To the editor:
In 2012 lack of civility seems to have increased. Young people who expound an interest in the environment throw their fast food containers everywhere, including on . Adults walking their dogs in Hellertown refuse to clean up canine excrement.
Young people, while seated on the on the Hellertown Rails to Trails section, hurl rocks at the new wooden fence. The projectiles land on the grass beyond, perhaps later becoming missiles shot toward walkers or sitters at the pavilion in .
Adults exhibit road rage at the drop of a hat. The middle finger signal is not uncommon. They coast through stop signs indiscriminately with no expectation of punishment. They tailgate motorists on Main Street if the drivers are abiding by the speed limit and .
It seems that in today's world the favorite expression verbalized is "f--- you," spoken as if the First Amendment allows it. Youth scrawl this in public parks and schools, as if they are entitled.
Ask anyone what his or her favorite show on TV is, and the answer will be "Desperate Housewives" or "Jersey Shore," both obscene to the point of no return.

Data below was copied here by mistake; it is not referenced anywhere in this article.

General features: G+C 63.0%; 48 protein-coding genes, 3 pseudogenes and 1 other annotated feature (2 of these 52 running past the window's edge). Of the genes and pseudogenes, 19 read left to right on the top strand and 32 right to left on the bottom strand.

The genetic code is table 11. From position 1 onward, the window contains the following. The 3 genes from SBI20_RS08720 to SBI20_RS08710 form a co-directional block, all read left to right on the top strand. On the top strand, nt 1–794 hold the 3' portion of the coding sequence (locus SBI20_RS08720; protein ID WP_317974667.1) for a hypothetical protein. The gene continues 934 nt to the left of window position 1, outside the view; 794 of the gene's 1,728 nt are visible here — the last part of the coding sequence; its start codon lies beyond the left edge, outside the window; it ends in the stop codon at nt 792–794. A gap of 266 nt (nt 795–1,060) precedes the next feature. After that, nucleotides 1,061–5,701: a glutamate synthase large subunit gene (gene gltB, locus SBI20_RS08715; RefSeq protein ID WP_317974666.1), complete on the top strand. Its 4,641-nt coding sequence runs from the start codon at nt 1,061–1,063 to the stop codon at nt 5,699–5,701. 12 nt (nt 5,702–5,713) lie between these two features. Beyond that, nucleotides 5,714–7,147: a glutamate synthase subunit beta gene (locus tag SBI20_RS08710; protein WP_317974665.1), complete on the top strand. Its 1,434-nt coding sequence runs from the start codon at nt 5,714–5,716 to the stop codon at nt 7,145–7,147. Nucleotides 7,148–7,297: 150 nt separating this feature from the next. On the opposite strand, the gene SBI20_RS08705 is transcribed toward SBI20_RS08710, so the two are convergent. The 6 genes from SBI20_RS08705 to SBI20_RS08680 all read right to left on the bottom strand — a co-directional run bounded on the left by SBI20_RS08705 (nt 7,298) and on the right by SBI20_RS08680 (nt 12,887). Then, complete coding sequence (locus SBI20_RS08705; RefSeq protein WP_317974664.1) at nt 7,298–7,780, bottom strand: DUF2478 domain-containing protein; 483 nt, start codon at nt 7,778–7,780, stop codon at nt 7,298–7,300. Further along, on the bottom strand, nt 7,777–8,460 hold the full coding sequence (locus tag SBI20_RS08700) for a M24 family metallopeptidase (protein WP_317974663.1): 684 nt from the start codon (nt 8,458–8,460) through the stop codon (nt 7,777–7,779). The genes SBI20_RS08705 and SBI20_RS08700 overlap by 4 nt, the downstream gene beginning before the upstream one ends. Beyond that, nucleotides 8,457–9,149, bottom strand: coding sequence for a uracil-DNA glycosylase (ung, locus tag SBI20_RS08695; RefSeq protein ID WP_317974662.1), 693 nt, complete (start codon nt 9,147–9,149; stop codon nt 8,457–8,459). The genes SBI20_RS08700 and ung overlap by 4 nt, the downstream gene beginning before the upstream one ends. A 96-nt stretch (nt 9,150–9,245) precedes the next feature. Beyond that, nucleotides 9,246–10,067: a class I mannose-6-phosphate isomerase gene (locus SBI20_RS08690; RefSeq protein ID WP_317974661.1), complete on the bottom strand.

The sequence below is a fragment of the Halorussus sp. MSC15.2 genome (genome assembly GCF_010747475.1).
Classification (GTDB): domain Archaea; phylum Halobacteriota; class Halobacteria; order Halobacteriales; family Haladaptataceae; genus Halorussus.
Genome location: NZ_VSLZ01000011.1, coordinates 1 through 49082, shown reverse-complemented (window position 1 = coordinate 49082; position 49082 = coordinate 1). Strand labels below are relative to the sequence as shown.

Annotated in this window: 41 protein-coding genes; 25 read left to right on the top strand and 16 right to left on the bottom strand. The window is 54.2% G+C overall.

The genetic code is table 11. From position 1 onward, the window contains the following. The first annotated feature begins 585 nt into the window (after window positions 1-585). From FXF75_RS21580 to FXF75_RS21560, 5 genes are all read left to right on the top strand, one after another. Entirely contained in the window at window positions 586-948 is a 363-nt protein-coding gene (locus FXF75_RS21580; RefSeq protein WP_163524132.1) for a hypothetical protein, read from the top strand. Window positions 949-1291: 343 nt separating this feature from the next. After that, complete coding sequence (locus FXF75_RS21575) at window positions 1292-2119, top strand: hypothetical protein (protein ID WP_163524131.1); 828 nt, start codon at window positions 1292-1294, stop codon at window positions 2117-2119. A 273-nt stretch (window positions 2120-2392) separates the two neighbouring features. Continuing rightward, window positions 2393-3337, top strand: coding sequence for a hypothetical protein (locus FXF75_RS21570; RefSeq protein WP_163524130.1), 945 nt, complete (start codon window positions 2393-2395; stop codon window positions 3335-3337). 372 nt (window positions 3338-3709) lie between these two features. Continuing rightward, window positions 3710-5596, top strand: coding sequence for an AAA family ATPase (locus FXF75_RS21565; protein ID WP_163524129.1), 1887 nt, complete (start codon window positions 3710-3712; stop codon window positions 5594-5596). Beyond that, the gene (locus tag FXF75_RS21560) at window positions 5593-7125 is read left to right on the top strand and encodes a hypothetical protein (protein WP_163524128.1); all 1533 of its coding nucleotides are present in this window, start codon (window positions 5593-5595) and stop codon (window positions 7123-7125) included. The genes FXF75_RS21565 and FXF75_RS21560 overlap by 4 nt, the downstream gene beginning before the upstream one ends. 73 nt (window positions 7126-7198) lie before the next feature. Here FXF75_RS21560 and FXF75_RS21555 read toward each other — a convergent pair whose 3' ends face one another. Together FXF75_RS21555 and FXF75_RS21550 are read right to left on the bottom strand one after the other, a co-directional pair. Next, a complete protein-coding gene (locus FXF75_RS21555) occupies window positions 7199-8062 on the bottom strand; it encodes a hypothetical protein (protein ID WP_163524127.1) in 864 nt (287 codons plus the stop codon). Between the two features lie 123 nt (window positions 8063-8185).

Yes, this is certainly a wonderful world to live in--small town America--Hellertown.
On the other hand, respectful folks abound, as do volunteers who love what they're doing. Many citizens love Hellertown, as do I. It's too bad that at times the lack of civility overshadows good intent. What has happened to taking personal responsibility for civility in 2012? I hope civility lives in a majority of hearts of young and old.
Recently an issue of "The Smithsonian" featured an article named "The King of Beisbol" about a baseball hero and humanitarian named Roberto Clemente, who sacrificed his life for civility 40 years ago. As David Maranis wrote, "In the final years of his life, his mantra was: 'If you have a chance to make life better for others and fail to do so, you are wasting your time on this earth.'"
In another issue of the same magazine, the article featuring "The 20 Best Small Towns in America" stars as numero uno Great Barrington, Mass., totally culturally different from Hellertown, although a certain startling difference exists to start off. Susan Spano writes, "You've got to slow down when R7 leaves behind the wide-open valley of the Housatonic River to enter Great Barrington. The road becomes Railroad Street there, right of way to pedestrians stalled in the crosswalk trying to decide whether to have sushi or chimichangas for dinner."
Hellertonian walkers can only dream of such an advantage. Mayor Fluck and Borough Council, you've had years to improve in this area, to no avail.